My management team and I recently completed our second Vision Building™ Day with our Certified EOS Implementer, Walt Brown. While we have ‘self-implemented’ EOS for several years (I won’t tell you what Walt calls that), it has been uneven to say the least. But with Walt’s help, I feel like we are really on track.
The two Vision Building™ Days, a part of the EOS implementation, were very enlightening. It is always great to get the management team out of the office for a day or two to focus on the ubiquitous “working-on-the-business-versus-working-in-the-business.” But as tired as that cliche is, when done right it can help you breakthrough ceilings, even some you didn’t know were there.
What Made This Year’s Vision Building™ Day So Different?
The best part of the Vision Building™ Day was having Walt facilitate the discussion. In all our prior meetings, it falls to me the lead the discussion (or maybe it is just my nature to do so), but something I noticed was when I wasn’t “leading the discussion,” it went in many different ways that I would have never suspected.
I’m beginning to realize that my “leading” was really just convincing (or justifying) to the management team something that I had already made up in my mind to do. While discussing issues as a TEAM produced, what I’m confident was, a much better result with clear buy-in from the team since, justifiably, they had a hand in creating.
I think as the owner of a business you sometimes feel the pressure to make all the decisions, even what type of pizza to order, but this only slows things down. The more decisions you make, the more your team will learn that they should just wait for you to make the decision, which, in my humble opinion, is a terrible way of doing things (as evidenced by our first 10 years in business when I wanted to pull out my hair every single day!).
What Did I Learn As A Leader From Our Vision Building™ Day?
During the two Vision Building Days I found myself stepping into old habits over and over – having to tell myself, I’m going to shut up now…OK now…right after I make this one last point…starting now – JESH! Old habits die hard!
Thankfully, I have a GREAT management team. Like the old adage says, “the older you get the smarter your parents become”, I’m learning that the less I say, the smarter my team becomes – as it turns out, they were always that smart, the just couldn’t get in a word edgewise with me around.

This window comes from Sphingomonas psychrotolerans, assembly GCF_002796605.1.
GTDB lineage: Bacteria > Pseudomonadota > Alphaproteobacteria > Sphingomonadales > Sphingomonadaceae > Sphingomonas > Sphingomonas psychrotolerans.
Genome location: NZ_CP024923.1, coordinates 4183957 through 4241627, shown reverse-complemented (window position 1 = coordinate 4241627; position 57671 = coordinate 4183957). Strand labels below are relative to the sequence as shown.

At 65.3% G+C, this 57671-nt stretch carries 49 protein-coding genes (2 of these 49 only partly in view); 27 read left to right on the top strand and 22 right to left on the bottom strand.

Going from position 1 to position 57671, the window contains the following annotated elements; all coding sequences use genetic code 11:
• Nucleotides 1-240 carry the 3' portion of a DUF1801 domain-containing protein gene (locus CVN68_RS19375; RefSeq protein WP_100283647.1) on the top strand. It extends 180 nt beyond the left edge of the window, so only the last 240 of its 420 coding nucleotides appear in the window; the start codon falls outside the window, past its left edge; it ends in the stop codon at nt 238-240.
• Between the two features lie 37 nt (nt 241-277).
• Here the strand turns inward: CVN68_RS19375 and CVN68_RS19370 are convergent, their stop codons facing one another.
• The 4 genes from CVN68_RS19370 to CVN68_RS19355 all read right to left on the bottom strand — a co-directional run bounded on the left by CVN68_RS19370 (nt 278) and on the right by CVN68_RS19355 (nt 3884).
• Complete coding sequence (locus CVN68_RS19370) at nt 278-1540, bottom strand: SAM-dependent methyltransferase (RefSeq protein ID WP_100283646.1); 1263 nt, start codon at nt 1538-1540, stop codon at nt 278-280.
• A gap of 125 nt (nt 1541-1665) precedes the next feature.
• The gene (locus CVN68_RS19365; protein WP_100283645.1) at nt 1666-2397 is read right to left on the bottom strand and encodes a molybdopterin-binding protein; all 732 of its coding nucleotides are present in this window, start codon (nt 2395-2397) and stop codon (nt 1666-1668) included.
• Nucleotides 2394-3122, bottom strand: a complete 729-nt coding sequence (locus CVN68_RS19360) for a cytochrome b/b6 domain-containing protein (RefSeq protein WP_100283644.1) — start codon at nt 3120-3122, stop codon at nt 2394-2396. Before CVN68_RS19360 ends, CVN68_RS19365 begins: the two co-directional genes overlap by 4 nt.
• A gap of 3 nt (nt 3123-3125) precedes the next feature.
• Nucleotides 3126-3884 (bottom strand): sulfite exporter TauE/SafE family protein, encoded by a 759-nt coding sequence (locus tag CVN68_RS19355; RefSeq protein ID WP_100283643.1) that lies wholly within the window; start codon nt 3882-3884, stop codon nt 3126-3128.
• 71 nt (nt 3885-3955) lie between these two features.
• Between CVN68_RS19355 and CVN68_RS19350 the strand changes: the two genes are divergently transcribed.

What Did The Vision Building™ Day Do For Us An Organization?
So, the Vision Building™ Days allowed us, as a team, to get on the same page with respect to our 10-Year Targets™ and then start working backwards to our 3-Year Picture™ and 1-year Plan. While I can’t claim that there was some huge revelation in this process, it was super refreshing for me to see the team really sink their teeth into our journey. It felt like some weight had been lifted from my shoulders, like I had a real team helping carry the load.
This was completely different from how EOS has been implemented by us in the past. I’ll call it the “tablets-brought-down-from-on-high” management approach that I’ve used previously, where I sequester myself away, do all the planning, make all the decisions, and then come down from the mountain to share, what most certainly is, the most glorious collection of business planning, worthy of a Harvard Review write up.
Yes, we made some progress along the way, but I always felt like I had to do all the pushing. Now it feels like we have a management team that is pulling as a team, leading the way with their own input around the EOS framework.
Our meetings are so much better using the EOS Level 10 Meeting Agenda, even more so now that my team knows this process probably better than I do at this point. We are on target and on point with our discussions, and show weekly progress towards our longer-term goals and objectives.
As part of this process, we even gave our Core Values some much needed spring cleaning and ended up dropping two of our original five values, leaving us with just three highly-focused and clearly-established core values.
On particularly eye-opening part of this process was around the Accountability Chart. We found several roles that fell between two people or were shared accountabilities and, as you can probably guess, these areas were giving us trouble. Once we saw this and identified the real issue, it was a logical progression to nail down these areas of accountability to one person.
So while several months ago I would have told you that we ran Technology Associates on EOS (as described in the book Traction by Gino Wickman), I can see a definite and very tangible difference in how I was using EOS (as a pry bar) versus after engaging with Walt. Now, our team uses EOS as a roadmap.